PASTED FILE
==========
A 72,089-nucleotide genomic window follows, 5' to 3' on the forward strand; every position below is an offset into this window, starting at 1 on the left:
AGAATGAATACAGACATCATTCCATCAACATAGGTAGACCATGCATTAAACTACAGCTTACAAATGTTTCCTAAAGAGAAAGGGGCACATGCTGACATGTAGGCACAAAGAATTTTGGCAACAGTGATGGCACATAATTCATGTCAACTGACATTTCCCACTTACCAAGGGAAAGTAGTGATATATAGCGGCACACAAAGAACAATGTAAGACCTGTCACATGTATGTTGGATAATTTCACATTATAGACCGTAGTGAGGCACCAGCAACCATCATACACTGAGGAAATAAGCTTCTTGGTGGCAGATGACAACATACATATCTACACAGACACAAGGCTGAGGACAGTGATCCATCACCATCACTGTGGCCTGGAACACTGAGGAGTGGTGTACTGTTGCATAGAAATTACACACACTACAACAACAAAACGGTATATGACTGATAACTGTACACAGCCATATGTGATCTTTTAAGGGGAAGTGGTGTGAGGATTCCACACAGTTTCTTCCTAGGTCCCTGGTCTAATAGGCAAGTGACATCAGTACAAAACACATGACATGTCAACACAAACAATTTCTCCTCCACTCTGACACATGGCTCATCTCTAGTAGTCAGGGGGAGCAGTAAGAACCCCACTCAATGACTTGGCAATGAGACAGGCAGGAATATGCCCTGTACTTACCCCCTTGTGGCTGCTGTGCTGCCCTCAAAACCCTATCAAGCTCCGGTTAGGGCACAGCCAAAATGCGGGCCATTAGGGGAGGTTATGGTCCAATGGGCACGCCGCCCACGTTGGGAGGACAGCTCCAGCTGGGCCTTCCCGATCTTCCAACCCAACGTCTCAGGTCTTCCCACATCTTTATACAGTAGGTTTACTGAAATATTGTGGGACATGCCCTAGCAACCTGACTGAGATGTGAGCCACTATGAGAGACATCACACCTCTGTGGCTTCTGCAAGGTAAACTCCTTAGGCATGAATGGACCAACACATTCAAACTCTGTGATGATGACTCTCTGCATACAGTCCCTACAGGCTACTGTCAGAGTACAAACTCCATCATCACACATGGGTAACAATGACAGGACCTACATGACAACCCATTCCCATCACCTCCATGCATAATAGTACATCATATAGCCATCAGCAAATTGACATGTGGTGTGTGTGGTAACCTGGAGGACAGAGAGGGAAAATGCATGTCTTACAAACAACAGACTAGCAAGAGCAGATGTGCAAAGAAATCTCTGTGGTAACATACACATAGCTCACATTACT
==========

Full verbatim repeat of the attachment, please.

A 72,089-nucleotide genomic window follows, 5' to 3' on the forward strand; every position below is an offset into this window, starting at 1 on the left:
AGAATGAATACAGACATCATTCCATCAACATAGGTAGACCATGCATTAAACTACAGCTTACAAATGTTTCCTAAAGAGAAAGGGGCACATGCTGACATGTAGGCACAAAGAATTTTGGCAACAGTGATGGCACATAATTCATGTCAACTGACATTTCCCACTTACCAAGGGAAAGTAGTGATATATAGCGGCACACAAAGAACAATGTAAGACCTGTCACATGTATGTTGGATAATTTCACATTATAGACCGTAGTGAGGCACCAGCAACCATCATACACTGAGGAAATAAGCTTCTTGGTGGCAGATGACAACATACATATCTACACAGACACAAGGCTGAGGACAGTGATCCATCACCATCACTGTGGCCTGGAACACTGAGGAGTGGTGTACTGTTGCATAGAAATTACACACACTACAACAACAAAACGGTATATGACTGATAACTGTACACAGCCATATGTGATCTTTTAAGGGGAAGTGGTGTGAGGATTCCACACAGTTTCTTCCTAGGTCCCTGGTCTAATAGGCAAGTGACATCAGTACAAAACACATGACATGTCAACACAAACAATTTCTCCTCCACTCTGACACATGGCTCATCTCTAGTAGTCAGGGGGAGCAGTAAGAACCCCACTCAATGACTTGGCAATGAGACAGGCAGGAATATGCCCTGTACTTACCCCCTTGTGGCTGCTGTGCTGCCCTCAAAACCCTATCAAGCTCCGGTTAGGGCACAGCCAAAATGCGGGCCATTAGGGGAGGTTATGGTCCAATGGGCACGCCGCCCACGTTGGGAGGACAGCTCCAGCTGGGCCTTCCCGATCTTCCAACCCAACGTCTCAGGTCTTCCCACATCTTTATACAGTAGGTTTACTGAAATATTGTGGGACATGCCCTAGCAACCTGACTGAGATGTGAGCCACTATGAGAGACATCACACCTCTGTGGCTTCTGCAAGGTAAACTCCTTAGGCATGAATGGACCAACACATTCAAACTCTGTGATGATGACTCTCTGCATACAGTCCCTACAGGCTACTGTCAGAGTACAAACTCCATCATCACACATGGGTAACAATGACAGGACCTACATGACAACCCATTCCCATCACCTCCATGCATAATAGTACATCATATAGCCATCAGCAAATTGACATGTGGTGTGTGTGGTAACCTGGAGGACAGAGAGGGAAAATGCATGTCTTACAAACAACAGACTAGCAAGAGCAGATGTGCAAAGAAATCTCTGTGGTAACATACACATAGCTCACATTACT